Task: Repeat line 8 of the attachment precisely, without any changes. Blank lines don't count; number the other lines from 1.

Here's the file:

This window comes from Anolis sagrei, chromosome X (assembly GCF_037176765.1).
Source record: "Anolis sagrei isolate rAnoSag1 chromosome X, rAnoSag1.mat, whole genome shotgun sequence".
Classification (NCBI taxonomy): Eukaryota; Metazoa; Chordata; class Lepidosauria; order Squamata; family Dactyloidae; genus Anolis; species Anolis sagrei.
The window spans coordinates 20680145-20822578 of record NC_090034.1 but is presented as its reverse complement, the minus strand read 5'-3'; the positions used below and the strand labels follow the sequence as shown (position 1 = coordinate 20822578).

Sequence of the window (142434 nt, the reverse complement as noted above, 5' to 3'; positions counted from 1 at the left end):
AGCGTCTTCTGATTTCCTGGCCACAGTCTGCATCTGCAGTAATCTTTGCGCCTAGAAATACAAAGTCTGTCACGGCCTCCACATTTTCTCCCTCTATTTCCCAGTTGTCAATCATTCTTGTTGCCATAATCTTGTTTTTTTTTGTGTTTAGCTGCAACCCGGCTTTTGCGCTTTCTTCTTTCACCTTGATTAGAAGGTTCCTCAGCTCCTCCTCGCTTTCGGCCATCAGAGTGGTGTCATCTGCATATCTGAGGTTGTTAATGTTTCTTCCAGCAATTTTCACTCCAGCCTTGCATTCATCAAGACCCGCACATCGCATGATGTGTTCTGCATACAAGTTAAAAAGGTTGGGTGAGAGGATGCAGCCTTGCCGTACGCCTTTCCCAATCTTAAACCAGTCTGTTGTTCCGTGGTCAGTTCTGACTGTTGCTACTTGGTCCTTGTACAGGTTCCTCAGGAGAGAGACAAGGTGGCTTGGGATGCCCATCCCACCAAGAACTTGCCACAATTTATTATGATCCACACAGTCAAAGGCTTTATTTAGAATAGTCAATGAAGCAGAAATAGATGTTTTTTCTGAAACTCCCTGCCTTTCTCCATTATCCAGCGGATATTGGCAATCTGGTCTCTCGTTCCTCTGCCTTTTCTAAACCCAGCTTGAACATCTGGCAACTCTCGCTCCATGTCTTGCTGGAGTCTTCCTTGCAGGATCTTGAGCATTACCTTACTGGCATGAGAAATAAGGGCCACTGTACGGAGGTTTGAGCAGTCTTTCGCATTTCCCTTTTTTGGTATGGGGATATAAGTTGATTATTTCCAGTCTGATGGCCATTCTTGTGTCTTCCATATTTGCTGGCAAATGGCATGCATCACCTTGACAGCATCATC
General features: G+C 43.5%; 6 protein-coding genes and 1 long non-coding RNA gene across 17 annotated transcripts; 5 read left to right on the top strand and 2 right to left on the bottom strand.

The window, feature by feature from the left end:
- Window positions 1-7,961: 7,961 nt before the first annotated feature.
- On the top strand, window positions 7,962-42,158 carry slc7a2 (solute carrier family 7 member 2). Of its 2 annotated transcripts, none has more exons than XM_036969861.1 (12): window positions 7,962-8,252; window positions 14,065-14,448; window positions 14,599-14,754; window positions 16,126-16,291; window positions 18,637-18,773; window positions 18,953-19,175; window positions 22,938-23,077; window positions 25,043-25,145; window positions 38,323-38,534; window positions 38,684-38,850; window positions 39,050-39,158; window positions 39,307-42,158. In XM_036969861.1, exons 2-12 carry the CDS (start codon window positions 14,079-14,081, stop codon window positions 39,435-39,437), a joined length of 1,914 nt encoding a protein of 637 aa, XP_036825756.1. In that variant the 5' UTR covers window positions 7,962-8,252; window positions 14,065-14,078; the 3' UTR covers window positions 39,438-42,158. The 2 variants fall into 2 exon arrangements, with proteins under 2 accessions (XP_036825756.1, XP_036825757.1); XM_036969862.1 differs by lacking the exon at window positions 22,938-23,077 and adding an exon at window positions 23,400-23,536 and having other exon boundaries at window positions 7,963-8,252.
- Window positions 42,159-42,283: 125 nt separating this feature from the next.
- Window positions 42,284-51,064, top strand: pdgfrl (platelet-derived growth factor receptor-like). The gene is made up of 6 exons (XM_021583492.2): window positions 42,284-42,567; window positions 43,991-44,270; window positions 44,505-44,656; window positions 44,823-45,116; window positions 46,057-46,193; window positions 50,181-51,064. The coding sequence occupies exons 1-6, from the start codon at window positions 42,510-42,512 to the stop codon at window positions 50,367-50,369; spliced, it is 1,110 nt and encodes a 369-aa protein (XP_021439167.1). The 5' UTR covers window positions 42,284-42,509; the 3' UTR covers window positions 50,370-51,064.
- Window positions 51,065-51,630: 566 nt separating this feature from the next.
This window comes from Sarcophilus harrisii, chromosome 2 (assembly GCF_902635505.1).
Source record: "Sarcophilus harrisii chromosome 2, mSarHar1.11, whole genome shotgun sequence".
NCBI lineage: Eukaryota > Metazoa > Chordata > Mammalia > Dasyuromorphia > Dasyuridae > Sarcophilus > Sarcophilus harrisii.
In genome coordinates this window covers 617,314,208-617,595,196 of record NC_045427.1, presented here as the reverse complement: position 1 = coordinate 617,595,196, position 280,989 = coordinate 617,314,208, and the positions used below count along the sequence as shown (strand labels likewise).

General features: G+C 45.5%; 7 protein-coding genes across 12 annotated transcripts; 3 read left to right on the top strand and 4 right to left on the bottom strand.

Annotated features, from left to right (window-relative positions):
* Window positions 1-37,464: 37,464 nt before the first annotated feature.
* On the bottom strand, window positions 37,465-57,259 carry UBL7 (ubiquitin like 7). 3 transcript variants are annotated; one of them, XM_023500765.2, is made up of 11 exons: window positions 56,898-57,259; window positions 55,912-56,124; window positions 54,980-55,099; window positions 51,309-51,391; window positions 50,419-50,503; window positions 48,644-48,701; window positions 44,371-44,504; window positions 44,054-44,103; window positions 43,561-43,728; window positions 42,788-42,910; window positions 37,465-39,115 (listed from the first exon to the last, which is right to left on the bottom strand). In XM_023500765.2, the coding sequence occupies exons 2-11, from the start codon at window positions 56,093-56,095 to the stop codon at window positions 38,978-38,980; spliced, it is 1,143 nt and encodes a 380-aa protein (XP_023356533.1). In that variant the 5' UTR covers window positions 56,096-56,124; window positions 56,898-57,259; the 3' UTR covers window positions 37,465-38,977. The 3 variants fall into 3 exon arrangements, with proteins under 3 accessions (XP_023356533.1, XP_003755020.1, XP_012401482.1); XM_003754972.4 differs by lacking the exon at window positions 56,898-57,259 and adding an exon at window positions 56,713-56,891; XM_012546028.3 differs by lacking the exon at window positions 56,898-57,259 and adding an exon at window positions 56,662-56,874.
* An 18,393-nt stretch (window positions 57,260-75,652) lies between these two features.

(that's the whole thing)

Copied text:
The window, feature by feature from the left end: